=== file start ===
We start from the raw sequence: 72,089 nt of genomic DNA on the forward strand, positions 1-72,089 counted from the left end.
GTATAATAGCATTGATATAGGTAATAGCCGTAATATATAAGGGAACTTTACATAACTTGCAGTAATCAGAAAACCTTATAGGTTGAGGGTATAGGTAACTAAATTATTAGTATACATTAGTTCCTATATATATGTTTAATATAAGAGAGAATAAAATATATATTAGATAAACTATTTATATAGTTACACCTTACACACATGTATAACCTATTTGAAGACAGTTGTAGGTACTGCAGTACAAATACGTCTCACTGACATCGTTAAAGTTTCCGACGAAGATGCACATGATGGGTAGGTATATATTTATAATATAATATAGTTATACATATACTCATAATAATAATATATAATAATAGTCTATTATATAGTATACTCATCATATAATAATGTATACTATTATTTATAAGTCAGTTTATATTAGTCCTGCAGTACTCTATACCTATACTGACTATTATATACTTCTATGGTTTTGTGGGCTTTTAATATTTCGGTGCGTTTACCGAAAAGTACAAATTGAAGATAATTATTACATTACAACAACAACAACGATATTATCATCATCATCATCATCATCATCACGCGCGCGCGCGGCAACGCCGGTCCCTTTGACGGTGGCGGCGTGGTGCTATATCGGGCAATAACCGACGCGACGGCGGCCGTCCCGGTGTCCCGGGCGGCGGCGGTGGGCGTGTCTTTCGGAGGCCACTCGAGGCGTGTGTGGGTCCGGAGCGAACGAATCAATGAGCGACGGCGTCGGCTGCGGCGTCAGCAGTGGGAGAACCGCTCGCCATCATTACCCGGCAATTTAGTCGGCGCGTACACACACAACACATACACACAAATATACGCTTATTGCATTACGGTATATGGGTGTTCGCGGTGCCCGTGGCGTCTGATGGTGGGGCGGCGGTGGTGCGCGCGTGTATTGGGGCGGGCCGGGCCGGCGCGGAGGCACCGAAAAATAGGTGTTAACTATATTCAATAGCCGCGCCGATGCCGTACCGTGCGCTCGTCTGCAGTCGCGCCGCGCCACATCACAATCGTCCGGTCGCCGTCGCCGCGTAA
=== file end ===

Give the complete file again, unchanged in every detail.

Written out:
We start from the raw sequence: 72,089 nt of genomic DNA on the forward strand, positions 1-72,089 counted from the left end.
GTATAATAGCATTGATATAGGTAATAGCCGTAATATATAAGGGAACTTTACATAACTTGCAGTAATCAGAAAACCTTATAGGTTGAGGGTATAGGTAACTAAATTATTAGTATACATTAGTTCCTATATATATGTTTAATATAAGAGAGAATAAAATATATATTAGATAAACTATTTATATAGTTACACCTTACACACATGTATAACCTATTTGAAGACAGTTGTAGGTACTGCAGTACAAATACGTCTCACTGACATCGTTAAAGTTTCCGACGAAGATGCACATGATGGGTAGGTATATATTTATAATATAATATAGTTATACATATACTCATAATAATAATATATAATAATAGTCTATTATATAGTATACTCATCATATAATAATGTATACTATTATTTATAAGTCAGTTTATATTAGTCCTGCAGTACTCTATACCTATACTGACTATTATATACTTCTATGGTTTTGTGGGCTTTTAATATTTCGGTGCGTTTACCGAAAAGTACAAATTGAAGATAATTATTACATTACAACAACAACAACGATATTATCATCATCATCATCATCATCATCACGCGCGCGCGCGGCAACGCCGGTCCCTTTGACGGTGGCGGCGTGGTGCTATATCGGGCAATAACCGACGCGACGGCGGCCGTCCCGGTGTCCCGGGCGGCGGCGGTGGGCGTGTCTTTCGGAGGCCACTCGAGGCGTGTGTGGGTCCGGAGCGAACGAATCAATGAGCGACGGCGTCGGCTGCGGCGTCAGCAGTGGGAGAACCGCTCGCCATCATTACCCGGCAATTTAGTCGGCGCGTACACACACAACACATACACACAAATATACGCTTATTGCATTACGGTATATGGGTGTTCGCGGTGCCCGTGGCGTCTGATGGTGGGGCGGCGGTGGTGCGCGCGTGTATTGGGGCGGGCCGGGCCGGCGCGGAGGCACCGAAAAATAGGTGTTAACTATATTCAATAGCCGCGCCGATGCCGTACCGTGCGCTCGTCTGCAGTCGCGCCGCGCCACATCACAATCGTCCGGTCGCCGTCGCCGCGTAA